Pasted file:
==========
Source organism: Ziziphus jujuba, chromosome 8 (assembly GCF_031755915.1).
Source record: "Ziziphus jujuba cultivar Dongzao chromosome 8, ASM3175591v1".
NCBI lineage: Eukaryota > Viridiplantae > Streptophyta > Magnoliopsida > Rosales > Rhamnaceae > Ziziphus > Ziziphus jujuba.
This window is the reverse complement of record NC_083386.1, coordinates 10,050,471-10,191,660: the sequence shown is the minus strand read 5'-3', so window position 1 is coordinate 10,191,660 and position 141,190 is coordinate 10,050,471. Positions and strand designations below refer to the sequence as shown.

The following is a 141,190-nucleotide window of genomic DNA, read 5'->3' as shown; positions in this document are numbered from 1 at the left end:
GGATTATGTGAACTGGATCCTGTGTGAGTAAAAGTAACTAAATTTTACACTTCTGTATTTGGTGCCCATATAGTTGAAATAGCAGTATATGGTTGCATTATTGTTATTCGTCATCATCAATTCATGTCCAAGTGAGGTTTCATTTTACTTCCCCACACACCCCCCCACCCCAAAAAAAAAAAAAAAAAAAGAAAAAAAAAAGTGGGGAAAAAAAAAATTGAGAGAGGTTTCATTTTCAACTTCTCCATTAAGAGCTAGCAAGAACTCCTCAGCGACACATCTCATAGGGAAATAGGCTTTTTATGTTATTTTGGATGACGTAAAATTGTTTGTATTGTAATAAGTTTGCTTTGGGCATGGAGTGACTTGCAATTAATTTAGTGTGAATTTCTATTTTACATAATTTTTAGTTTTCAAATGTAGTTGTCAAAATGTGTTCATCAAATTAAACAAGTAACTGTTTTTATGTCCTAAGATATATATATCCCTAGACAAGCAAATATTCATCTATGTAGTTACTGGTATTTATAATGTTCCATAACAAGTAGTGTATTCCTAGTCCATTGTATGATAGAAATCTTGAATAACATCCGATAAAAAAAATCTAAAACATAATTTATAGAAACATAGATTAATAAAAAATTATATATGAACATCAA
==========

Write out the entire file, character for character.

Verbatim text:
Source organism: Ziziphus jujuba, chromosome 8 (assembly GCF_031755915.1).
Source record: "Ziziphus jujuba cultivar Dongzao chromosome 8, ASM3175591v1".
NCBI lineage: Eukaryota > Viridiplantae > Streptophyta > Magnoliopsida > Rosales > Rhamnaceae > Ziziphus > Ziziphus jujuba.
This window is the reverse complement of record NC_083386.1, coordinates 10,050,471-10,191,660: the sequence shown is the minus strand read 5'-3', so window position 1 is coordinate 10,191,660 and position 141,190 is coordinate 10,050,471. Positions and strand designations below refer to the sequence as shown.

The following is a 141,190-nucleotide window of genomic DNA, read 5'->3' as shown; positions in this document are numbered from 1 at the left end:
GGATTATGTGAACTGGATCCTGTGTGAGTAAAAGTAACTAAATTTTACACTTCTGTATTTGGTGCCCATATAGTTGAAATAGCAGTATATGGTTGCATTATTGTTATTCGTCATCATCAATTCATGTCCAAGTGAGGTTTCATTTTACTTCCCCACACACCCCCCCACCCCAAAAAAAAAAAAAAAAAAAGAAAAAAAAAAGTGGGGAAAAAAAAAATTGAGAGAGGTTTCATTTTCAACTTCTCCATTAAGAGCTAGCAAGAACTCCTCAGCGACACATCTCATAGGGAAATAGGCTTTTTATGTTATTTTGGATGACGTAAAATTGTTTGTATTGTAATAAGTTTGCTTTGGGCATGGAGTGACTTGCAATTAATTTAGTGTGAATTTCTATTTTACATAATTTTTAGTTTTCAAATGTAGTTGTCAAAATGTGTTCATCAAATTAAACAAGTAACTGTTTTTATGTCCTAAGATATATATATCCCTAGACAAGCAAATATTCATCTATGTAGTTACTGGTATTTATAATGTTCCATAACAAGTAGTGTATTCCTAGTCCATTGTATGATAGAAATCTTGAATAACATCCGATAAAAAAAATCTAAAACATAATTTATAGAAACATAGATTAATAAAAAATTATATATGAACATCAA